COLUMBUS, Ohio -- Urban Meyer hasn’t run out of Michigan magic yet.
Even with his offense struggling to pick up a first down, even facing a double-digit deficit in the second half, and even with history working against him, the Ohio State head coach still wouldn’t let his grip on The Game slip away.
The Buckeyes, who remain perfect against rival Michigan since Meyer arrived, are still alive and well in the race for the College Football Playoff. And somehow, the Wolverines and coach Jim Harbaugh are still trying to figure out what it’s going to take to knock Meyer off after his Buckeyes pulled out a thrilling 30-27 double-overtime escape Saturday afternoon in a matchup that certainly lived up to the yearlong hype.
The Buckeyes hadn’t rallied to win after being down 10 points against Michigan since 1987, and the fact they had to do it with so little consistency from their offense should only add to the head-scratching for Harbaugh and Michigan.
Meyer needing to lean so heavily on his defense this time around might qualify as something of a surprise, particularly given the coach's offensive reputation and J.T. Barrett’s record-setting track record at quarterback. But that has arguably been Meyer's best formula for success this season given all the dynamic, aggressive playmakers he’s recruited on the defensive side of the ball. On Saturday, they once again bailed him out -- both by scoring and slowing down the Wolverines.
Safety Malik Hooker has emerged as one of the best defenders in the country, and his interception return for a touchdown – his third this season -- opened the scoring for the Buckeyes. Another pick by versatile linebacker Jerome Baker set up the short drive that produced Ohio State’s first offensive score and pulled the Buckeyes within 17-14 late in the third quarter. Time after time down the stretch, the “Rushmen” package of defensive linemen cranked up the pressure on Michigan quarterback Wilton Speight to keep giving the Buckeyes a shot to complete the comeback.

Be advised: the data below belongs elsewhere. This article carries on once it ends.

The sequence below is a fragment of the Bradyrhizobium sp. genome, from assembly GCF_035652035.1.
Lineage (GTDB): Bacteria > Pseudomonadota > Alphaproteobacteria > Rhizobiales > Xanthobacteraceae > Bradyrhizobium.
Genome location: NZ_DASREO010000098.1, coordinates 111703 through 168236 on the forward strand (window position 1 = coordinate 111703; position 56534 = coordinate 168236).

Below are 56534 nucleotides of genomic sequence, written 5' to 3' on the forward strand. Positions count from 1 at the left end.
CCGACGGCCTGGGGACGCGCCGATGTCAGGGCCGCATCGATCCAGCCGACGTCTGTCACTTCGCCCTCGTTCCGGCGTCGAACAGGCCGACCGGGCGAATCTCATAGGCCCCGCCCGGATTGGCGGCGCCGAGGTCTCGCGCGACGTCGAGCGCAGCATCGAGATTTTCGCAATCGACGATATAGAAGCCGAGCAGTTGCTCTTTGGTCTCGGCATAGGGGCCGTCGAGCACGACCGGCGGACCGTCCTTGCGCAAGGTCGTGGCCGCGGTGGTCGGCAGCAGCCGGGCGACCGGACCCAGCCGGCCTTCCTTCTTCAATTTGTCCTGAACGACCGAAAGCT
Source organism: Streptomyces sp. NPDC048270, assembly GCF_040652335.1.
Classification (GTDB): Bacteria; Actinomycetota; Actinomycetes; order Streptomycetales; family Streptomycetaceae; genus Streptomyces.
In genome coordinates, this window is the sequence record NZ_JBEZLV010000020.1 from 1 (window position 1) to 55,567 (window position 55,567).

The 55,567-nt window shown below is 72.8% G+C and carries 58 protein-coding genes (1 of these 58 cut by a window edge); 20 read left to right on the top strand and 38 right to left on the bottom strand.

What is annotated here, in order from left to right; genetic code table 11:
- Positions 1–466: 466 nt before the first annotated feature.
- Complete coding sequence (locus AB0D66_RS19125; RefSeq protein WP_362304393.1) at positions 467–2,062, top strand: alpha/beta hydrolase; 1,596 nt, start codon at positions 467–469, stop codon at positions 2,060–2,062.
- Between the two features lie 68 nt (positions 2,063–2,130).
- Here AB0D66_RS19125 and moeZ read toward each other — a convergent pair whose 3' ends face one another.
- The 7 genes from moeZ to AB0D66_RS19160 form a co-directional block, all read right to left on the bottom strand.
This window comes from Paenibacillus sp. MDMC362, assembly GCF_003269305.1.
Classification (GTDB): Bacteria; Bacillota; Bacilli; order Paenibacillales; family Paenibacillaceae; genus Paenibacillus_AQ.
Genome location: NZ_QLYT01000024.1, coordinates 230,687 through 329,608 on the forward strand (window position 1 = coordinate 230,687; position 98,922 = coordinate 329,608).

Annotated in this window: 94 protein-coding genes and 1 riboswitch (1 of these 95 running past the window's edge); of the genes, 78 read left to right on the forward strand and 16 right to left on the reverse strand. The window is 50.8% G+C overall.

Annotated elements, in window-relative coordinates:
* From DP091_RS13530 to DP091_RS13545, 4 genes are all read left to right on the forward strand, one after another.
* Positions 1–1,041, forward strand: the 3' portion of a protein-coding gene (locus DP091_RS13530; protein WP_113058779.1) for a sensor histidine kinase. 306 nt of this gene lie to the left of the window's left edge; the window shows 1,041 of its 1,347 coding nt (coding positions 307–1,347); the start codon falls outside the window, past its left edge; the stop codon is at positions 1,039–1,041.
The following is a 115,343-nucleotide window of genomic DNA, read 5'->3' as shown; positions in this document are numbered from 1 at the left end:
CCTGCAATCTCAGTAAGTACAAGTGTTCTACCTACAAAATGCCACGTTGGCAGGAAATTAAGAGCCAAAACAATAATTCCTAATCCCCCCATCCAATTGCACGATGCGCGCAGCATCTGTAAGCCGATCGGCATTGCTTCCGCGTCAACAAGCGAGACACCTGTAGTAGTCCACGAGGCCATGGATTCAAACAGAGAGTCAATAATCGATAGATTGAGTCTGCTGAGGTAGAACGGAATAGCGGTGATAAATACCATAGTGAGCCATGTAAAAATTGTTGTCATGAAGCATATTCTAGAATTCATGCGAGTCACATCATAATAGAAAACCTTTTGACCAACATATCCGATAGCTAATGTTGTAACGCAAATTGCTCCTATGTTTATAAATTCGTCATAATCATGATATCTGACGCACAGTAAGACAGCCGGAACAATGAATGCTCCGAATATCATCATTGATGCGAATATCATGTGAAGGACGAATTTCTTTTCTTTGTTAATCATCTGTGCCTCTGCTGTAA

Eventually, Barrett came to life as a rusher. His arm was accurate when it had to be on arguably the most important drive of his career. And with no room for error in the first overtime, he calmly dashed through the middle of the Michigan defense and found the end zone from 7 yards out as the Ohio State offensive attack finally zoomed to life in the clutch.
Then, when Meyer’s new defense-first program delivered a double-overtime stop to force a Michigan field goal and put the ball back in the hands of the offense, running back Curtis Samuel dashed around the left side and into the end zone, offering a reminder that the Buckeyes can still score when they have to.
And in The Game, Ohio State always delivers when Meyer is around to lead the way.